Alzheimer’s Australia NSW is taking steps to address the alarming rates of dementia that exist within Indigenous Australian communities, through the development of a new engagement plan.
According to research conducted by Neuroscience Research Australia, the rate of dementia prevalence amongst Indigenous Australians is three times that of Australia’s non-indigenous population.
Research also suggests that dementia affects Indigenous Australians at an earlier age than the general population, with a relatively larger proportion of Indigenous Australians living with dementia aged between 45 and 69.
In many cases, the high prevalence rates can be put down to a history of disadvantage, dispossession and poor health outcomes, as well as a lack of understanding about dementia, dementia care and risk reduction strategies.
The increased dementia prevalence in Indigenous Australian communities is not represented by the relatively small numbers of Indigenous Australians connecting to dementia services through Alzheimer’s Australia NSW and other organisations.
To address this, the new engagement plan will, over a period of three years, aim to increase dementia education and access to services amongst Indigenous Australians through a whole-of-organisation approach, and a number of considerations and actions.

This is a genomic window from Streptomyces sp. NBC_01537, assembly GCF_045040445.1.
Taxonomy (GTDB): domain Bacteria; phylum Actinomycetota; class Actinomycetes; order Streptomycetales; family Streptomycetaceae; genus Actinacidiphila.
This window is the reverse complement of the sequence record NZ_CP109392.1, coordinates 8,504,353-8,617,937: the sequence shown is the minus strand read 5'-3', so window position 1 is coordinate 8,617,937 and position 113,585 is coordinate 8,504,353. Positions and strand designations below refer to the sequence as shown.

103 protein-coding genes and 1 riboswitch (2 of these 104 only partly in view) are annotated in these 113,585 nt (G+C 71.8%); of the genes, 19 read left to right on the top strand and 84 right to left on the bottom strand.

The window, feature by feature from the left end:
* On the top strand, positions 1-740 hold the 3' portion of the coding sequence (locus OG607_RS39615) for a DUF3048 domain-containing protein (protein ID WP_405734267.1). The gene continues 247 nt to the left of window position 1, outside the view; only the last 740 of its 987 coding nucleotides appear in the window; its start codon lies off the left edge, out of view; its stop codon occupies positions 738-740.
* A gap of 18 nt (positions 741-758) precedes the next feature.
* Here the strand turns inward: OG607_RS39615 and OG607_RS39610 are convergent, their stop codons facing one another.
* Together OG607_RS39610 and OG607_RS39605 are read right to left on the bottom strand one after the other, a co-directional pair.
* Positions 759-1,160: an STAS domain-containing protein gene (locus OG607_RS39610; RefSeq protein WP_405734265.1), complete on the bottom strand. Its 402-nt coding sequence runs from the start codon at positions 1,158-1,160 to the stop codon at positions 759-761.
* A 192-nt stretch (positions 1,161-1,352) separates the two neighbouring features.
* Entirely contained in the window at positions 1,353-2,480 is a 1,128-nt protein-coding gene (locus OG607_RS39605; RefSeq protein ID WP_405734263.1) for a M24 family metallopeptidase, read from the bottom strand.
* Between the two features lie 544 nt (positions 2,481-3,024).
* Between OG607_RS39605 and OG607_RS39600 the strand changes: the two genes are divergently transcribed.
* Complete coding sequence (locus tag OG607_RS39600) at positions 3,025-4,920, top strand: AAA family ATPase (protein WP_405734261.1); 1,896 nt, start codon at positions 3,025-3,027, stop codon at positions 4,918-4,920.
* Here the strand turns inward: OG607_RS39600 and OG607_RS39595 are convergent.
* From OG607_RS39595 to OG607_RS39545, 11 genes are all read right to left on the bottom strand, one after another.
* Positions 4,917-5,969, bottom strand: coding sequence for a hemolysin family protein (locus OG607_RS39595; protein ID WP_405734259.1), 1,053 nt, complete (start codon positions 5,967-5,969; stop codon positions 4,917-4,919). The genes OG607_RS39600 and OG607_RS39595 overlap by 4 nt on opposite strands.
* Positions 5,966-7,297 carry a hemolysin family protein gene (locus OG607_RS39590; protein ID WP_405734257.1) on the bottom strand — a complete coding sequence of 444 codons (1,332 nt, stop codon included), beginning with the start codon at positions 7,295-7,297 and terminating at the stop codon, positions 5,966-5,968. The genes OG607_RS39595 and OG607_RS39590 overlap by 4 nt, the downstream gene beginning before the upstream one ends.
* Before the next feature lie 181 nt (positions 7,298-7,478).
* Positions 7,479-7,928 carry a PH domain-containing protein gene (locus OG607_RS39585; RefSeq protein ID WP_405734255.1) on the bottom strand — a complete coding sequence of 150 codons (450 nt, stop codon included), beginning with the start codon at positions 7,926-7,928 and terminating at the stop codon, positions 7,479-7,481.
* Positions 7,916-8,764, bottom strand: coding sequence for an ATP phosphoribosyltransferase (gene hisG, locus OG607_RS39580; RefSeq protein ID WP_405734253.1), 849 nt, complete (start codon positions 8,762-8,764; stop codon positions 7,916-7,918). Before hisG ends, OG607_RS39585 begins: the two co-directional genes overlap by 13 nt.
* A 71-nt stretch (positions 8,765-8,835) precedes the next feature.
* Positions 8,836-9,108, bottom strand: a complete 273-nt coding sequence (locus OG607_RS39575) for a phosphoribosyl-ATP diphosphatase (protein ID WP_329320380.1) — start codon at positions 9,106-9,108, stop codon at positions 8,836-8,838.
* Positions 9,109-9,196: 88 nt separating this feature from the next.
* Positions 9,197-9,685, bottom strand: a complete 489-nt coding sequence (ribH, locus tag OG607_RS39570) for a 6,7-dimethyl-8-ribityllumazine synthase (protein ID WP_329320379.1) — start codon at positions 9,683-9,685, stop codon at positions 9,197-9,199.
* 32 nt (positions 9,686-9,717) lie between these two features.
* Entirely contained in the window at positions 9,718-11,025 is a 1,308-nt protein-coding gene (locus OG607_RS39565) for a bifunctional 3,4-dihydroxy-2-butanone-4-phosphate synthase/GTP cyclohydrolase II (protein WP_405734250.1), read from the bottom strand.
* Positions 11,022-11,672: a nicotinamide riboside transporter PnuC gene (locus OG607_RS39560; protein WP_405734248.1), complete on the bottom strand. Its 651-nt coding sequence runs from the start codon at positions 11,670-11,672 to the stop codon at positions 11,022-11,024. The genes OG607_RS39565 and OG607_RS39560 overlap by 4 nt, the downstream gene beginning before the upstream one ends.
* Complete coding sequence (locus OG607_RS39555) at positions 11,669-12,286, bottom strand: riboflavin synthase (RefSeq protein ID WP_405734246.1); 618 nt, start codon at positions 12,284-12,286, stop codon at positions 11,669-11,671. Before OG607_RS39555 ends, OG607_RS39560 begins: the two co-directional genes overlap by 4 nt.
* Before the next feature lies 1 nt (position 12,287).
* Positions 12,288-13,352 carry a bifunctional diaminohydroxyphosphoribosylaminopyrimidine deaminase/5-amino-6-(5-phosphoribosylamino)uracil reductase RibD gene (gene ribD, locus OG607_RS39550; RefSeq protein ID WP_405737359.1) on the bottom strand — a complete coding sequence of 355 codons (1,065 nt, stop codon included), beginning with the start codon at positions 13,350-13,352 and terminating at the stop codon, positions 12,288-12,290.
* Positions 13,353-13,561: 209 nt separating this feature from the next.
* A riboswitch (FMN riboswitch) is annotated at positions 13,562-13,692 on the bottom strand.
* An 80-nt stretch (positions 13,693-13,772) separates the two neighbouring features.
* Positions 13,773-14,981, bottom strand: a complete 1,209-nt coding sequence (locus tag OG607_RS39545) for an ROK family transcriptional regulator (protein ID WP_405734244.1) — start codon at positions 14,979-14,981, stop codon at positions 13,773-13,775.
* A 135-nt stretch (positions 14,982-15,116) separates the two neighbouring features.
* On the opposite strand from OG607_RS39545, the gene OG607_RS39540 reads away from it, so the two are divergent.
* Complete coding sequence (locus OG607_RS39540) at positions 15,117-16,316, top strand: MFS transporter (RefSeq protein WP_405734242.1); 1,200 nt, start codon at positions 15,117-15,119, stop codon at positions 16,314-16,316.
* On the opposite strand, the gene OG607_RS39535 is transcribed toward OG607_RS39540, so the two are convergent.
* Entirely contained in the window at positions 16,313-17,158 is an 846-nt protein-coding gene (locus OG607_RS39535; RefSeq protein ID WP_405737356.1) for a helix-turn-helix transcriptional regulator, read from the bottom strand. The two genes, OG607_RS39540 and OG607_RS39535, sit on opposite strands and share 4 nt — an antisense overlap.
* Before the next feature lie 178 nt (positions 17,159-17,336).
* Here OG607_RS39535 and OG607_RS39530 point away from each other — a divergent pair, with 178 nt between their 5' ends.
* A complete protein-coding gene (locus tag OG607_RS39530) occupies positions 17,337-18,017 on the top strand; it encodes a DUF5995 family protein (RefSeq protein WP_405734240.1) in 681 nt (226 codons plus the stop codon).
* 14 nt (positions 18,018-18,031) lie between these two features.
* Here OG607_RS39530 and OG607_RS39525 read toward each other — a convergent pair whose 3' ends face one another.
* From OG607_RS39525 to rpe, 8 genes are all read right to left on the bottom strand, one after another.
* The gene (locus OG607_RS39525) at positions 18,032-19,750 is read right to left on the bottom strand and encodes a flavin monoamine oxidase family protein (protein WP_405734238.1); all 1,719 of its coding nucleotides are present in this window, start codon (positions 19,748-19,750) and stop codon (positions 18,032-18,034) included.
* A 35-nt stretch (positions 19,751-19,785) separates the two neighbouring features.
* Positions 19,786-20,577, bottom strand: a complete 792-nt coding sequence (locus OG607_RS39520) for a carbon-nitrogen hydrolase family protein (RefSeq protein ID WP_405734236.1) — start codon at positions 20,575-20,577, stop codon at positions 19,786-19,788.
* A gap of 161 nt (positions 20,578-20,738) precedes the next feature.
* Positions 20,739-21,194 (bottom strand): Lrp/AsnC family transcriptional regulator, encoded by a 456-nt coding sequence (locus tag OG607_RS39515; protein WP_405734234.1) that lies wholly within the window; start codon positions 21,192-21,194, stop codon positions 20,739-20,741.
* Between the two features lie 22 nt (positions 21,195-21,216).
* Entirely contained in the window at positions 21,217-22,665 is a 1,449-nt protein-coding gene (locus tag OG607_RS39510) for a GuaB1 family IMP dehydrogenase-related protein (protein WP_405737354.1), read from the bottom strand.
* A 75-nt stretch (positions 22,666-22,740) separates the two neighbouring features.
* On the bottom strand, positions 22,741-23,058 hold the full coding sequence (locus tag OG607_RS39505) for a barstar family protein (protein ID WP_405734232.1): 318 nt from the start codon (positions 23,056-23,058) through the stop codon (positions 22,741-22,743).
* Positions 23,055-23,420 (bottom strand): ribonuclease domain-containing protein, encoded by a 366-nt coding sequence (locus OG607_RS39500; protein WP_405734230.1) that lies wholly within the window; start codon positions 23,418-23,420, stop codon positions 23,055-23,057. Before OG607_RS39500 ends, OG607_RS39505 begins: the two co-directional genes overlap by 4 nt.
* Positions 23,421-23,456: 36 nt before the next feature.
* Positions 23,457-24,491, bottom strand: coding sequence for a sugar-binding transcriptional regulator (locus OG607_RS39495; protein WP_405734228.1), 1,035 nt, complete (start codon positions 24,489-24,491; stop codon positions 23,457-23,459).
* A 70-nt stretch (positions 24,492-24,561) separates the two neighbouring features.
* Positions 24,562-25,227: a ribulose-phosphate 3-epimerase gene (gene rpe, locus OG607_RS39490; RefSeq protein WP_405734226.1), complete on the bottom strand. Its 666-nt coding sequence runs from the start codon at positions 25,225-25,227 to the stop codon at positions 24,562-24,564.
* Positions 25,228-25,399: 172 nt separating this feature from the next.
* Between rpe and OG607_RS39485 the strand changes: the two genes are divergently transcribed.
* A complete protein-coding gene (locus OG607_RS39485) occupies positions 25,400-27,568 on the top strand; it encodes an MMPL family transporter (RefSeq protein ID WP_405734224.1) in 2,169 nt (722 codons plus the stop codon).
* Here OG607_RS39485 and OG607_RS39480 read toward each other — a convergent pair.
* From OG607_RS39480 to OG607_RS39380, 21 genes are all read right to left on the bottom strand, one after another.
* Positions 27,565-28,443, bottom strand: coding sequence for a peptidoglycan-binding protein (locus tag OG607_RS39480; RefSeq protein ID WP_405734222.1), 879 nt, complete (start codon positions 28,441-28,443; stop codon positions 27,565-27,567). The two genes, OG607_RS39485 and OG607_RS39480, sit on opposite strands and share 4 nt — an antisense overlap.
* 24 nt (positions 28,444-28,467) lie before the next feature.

Objectives and activities within the plan include building respect for Indigenous Australian people and culture within Alzheimer’s Australia NSW through cultural awareness training for all staff, as well as ensuring inclusive employment opportunities for Indigenous Australians in the organisation.
The number of Indigenous Australian bodies Alzheimer’s Australia NSW partners with will be increased, and additional engagement with and education amongst Indigenous Australian communities will be prioritised, including the recruitment of culturally appropriate Ambassadors.
Alzheimer’s Australia NSW will also ensure buildings are welcoming to Indigenous Australians through the use of appropriate artwork and flags, and will ensure all informational resources are culturally appropriate and relevant.